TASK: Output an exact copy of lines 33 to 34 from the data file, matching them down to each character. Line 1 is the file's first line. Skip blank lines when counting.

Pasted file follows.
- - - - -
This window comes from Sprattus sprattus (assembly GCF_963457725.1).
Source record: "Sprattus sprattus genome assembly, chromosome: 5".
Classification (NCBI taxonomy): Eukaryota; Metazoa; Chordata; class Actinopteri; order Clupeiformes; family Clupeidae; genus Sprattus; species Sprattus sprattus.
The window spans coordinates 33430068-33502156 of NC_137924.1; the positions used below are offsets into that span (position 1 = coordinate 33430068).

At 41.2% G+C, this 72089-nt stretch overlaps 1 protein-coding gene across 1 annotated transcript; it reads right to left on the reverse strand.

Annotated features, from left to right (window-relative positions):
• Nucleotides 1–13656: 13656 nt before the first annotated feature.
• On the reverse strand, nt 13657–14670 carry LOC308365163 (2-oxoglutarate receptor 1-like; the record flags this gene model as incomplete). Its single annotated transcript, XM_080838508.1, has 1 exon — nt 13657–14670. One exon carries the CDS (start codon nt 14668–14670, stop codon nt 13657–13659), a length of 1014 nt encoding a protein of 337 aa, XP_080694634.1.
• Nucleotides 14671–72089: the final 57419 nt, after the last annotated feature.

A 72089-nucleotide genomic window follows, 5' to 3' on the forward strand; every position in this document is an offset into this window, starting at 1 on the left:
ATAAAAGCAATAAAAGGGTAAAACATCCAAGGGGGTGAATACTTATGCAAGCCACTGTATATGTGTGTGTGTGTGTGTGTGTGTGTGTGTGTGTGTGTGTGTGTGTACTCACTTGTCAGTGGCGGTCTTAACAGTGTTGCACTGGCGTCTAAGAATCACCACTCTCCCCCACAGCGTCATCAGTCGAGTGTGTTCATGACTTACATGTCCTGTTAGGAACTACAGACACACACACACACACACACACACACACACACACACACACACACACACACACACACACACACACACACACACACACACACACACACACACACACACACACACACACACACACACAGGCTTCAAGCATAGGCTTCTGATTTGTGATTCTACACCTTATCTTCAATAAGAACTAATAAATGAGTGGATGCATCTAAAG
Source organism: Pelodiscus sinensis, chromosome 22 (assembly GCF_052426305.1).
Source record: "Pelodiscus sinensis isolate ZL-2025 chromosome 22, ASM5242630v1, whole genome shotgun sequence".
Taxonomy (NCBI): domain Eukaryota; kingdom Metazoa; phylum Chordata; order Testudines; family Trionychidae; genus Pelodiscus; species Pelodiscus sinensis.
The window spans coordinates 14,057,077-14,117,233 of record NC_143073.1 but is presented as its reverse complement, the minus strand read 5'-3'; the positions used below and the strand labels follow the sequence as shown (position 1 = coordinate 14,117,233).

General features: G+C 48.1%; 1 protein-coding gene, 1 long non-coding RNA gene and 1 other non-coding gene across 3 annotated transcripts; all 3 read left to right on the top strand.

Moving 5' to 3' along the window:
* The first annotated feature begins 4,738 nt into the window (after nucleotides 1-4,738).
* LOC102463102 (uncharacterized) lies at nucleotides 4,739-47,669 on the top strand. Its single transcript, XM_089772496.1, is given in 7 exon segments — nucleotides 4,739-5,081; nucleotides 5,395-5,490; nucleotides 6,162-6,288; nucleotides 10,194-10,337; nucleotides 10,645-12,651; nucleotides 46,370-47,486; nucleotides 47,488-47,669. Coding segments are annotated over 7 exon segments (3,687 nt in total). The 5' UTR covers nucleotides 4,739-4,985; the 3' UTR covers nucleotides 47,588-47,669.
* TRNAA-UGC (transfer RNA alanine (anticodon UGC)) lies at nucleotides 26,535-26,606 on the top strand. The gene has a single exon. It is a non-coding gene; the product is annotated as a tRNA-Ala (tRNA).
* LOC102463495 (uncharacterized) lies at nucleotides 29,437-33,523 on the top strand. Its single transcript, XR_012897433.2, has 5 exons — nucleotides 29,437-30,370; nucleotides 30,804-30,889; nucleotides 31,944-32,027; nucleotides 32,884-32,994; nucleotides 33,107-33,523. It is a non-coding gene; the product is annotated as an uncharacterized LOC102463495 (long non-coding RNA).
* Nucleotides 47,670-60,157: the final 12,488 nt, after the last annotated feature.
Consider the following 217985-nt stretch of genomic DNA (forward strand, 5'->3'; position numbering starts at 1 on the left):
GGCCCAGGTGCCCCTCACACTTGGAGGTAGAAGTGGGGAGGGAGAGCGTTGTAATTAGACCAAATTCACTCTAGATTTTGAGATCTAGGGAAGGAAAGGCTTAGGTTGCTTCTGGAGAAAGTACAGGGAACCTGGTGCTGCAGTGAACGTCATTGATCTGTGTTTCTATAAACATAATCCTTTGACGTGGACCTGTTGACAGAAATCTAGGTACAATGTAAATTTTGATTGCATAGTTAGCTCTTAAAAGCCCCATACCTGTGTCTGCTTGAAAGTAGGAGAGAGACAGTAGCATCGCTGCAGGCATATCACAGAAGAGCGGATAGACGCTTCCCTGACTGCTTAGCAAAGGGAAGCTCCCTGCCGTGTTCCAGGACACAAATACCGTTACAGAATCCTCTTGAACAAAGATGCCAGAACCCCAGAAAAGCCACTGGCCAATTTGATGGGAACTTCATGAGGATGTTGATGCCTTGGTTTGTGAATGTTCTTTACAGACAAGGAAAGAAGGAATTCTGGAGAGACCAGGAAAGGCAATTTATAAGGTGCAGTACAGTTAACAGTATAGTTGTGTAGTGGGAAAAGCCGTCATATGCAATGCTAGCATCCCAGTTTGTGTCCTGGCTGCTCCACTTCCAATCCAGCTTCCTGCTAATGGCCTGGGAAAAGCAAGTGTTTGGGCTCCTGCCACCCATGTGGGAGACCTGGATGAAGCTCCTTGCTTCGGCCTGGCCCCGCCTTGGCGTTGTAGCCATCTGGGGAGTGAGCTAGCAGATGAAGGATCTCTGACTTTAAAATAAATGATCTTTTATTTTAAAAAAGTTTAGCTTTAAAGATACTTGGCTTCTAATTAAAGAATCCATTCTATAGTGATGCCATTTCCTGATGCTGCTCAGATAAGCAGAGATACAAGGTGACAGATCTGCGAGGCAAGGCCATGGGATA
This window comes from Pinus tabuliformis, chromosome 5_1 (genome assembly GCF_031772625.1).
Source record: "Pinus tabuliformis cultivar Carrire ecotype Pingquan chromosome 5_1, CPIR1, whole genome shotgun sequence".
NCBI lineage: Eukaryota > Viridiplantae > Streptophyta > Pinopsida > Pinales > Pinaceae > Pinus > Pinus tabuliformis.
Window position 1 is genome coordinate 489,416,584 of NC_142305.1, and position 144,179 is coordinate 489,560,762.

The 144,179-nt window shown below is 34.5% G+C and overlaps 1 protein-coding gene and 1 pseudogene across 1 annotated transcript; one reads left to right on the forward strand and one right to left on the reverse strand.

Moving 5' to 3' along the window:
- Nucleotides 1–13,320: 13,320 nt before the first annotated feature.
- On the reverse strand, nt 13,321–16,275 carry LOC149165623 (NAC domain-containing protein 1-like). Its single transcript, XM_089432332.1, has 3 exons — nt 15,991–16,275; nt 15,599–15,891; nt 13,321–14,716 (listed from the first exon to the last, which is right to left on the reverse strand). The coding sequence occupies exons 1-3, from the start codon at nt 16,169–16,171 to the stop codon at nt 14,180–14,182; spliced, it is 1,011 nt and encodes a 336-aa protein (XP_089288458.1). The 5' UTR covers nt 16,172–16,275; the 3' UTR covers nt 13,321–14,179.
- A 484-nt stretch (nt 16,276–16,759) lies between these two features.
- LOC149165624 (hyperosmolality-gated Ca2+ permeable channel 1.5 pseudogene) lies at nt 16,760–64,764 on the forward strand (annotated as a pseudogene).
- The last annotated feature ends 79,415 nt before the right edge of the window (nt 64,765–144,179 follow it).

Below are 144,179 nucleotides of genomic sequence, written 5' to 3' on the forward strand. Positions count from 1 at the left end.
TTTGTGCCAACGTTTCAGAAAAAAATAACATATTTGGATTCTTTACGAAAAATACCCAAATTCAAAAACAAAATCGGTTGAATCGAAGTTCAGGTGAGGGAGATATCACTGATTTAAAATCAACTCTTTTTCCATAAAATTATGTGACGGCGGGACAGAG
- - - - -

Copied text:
- A 484-nt stretch (nt 16,276–16,759) lies between these two features.
- LOC149165624 (hyperosmolality-gated Ca2+ permeable channel 1.5 pseudogene) lies at nt 16,760–64,764 on the forward strand (annotated as a pseudogene).